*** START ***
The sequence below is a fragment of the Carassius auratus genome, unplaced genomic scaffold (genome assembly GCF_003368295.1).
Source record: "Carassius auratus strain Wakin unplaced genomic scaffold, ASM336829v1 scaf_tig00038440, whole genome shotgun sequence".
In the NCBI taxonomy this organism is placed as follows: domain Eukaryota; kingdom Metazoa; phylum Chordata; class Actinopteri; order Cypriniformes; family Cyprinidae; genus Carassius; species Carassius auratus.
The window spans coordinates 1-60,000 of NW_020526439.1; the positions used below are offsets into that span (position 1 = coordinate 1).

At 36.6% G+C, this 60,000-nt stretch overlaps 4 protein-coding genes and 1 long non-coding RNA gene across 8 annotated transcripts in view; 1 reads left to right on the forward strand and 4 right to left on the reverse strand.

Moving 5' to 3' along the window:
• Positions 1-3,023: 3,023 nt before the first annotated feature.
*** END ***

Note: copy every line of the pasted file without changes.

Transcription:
The sequence below is a fragment of the Carassius auratus genome, unplaced genomic scaffold (genome assembly GCF_003368295.1).
Source record: "Carassius auratus strain Wakin unplaced genomic scaffold, ASM336829v1 scaf_tig00038440, whole genome shotgun sequence".
In the NCBI taxonomy this organism is placed as follows: domain Eukaryota; kingdom Metazoa; phylum Chordata; class Actinopteri; order Cypriniformes; family Cyprinidae; genus Carassius; species Carassius auratus.
The window spans coordinates 1-60,000 of NW_020526439.1; the positions used below are offsets into that span (position 1 = coordinate 1).

At 36.6% G+C, this 60,000-nt stretch overlaps 4 protein-coding genes and 1 long non-coding RNA gene across 8 annotated transcripts in view; 1 reads left to right on the forward strand and 4 right to left on the reverse strand.

Moving 5' to 3' along the window:
• Positions 1-3,023: 3,023 nt before the first annotated feature.